Contrast is essential to this video. The contrast between light and dark, good and evil, and hard and soft. Great effort was taken to insure that the appropriate mood was set at all times. DP Jonathan Mahoney said: “I light scenes within the video at varying levels of light and darkness. Karolyn and myself felt that the main fencing scenes needed to be the most stark of all the scenes. A cinematographic approach to the fencing scenes was to photograph the action with only one large light source. This formal decision was made to thematically represent the struggle between the two dueling forces, while practically representing the battle between light and darkness.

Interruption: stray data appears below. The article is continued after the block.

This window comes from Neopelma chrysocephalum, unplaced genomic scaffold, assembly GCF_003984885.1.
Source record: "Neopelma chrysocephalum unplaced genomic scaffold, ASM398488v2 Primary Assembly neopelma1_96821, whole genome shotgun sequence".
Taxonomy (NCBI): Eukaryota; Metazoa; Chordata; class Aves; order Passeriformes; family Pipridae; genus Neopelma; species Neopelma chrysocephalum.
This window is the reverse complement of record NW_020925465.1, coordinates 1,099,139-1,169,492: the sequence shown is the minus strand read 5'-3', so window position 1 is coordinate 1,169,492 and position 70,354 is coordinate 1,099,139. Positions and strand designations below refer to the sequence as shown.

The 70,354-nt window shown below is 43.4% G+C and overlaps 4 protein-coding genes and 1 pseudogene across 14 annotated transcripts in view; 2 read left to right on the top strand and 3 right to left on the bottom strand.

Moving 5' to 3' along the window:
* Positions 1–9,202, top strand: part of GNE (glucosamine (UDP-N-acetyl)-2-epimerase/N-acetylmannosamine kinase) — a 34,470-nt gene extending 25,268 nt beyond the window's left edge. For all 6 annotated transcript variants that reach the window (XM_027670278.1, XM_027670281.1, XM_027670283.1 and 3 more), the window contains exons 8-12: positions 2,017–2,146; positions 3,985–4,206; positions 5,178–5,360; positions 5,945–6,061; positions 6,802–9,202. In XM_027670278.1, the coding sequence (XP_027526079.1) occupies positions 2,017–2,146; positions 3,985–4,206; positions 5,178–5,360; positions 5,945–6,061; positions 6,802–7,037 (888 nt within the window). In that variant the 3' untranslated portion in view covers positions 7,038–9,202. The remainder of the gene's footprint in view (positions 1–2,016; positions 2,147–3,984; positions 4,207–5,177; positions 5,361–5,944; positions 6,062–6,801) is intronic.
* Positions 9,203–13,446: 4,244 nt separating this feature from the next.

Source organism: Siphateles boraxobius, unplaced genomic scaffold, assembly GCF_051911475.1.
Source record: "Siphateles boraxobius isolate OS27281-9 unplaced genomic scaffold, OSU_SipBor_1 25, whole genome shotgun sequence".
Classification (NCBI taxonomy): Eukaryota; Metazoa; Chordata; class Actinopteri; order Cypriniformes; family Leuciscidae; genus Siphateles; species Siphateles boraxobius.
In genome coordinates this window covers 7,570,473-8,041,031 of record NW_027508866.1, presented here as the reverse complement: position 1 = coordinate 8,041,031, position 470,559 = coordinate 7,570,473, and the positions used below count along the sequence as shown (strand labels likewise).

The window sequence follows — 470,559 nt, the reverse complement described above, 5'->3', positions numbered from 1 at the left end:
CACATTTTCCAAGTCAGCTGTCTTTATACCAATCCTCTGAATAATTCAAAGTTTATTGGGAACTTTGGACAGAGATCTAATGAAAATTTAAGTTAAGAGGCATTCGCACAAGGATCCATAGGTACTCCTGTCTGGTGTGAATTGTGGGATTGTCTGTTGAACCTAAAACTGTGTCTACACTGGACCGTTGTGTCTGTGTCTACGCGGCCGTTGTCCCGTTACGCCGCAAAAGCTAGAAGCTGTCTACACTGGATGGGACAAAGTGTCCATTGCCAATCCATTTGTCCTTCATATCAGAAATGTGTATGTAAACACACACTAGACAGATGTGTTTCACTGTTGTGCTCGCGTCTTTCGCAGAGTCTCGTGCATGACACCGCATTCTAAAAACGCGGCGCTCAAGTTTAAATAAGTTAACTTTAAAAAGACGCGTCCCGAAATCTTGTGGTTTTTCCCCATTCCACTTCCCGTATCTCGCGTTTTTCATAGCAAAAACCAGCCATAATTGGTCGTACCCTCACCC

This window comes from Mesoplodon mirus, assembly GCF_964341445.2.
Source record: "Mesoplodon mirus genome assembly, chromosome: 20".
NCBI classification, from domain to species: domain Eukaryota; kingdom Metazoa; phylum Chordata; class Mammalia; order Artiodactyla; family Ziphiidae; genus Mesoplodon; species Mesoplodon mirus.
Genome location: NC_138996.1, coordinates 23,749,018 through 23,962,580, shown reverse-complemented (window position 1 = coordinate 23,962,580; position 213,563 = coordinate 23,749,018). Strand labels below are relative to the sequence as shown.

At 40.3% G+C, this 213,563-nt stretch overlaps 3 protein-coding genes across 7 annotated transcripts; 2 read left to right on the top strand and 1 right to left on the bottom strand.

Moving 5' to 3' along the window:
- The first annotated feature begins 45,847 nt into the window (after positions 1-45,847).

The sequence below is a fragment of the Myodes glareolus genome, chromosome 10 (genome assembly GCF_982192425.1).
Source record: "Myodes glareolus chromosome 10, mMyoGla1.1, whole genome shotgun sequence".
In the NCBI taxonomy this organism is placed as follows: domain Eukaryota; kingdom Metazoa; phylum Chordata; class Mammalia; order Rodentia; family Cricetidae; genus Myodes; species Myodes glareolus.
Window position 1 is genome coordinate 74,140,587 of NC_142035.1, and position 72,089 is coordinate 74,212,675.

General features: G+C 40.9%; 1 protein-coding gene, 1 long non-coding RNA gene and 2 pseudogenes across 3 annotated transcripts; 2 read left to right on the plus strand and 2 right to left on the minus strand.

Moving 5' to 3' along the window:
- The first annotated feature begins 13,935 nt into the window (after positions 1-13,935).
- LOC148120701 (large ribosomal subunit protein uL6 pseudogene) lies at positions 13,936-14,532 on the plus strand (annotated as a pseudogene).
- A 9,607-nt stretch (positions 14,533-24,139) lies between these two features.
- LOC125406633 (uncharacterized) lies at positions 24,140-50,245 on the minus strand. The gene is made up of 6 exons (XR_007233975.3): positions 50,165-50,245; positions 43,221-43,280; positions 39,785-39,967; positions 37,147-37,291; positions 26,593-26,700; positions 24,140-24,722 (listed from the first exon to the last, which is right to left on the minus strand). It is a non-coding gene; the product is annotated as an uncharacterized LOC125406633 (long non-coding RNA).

Karolyn Szot explained that there’s a natural elegance to the movements of fencing that rather easily allowed for dance incorporation
The dancers’ grace and fluidity look effortless in the finished video thanks to choreographer Tiffany Stacey. Stacey took great care to learn, not only about fencing, but what makes it similar to dance, stating: “The amount of physicality and technique goes far beyond what is already visually apparent and into a deep sense of muscle memory and intuition built up over years of training. As a choreographer, I have spent many years investigating movement. When you start to look at any sport you begin to realize it is all a dance. Fencing is quite unique because it relates to the same principles of ballet. Through my exploration, I felt it was my duty to really take my experimentation to a new level and let it be guided by the vast nuances of fencing technique. I have the utmost appreciation for Karolyn allowing me to be a part of such a unique experience. She is really spectacular at pushing more and more of all our your creative juices. I will cherish this journey with her forever.”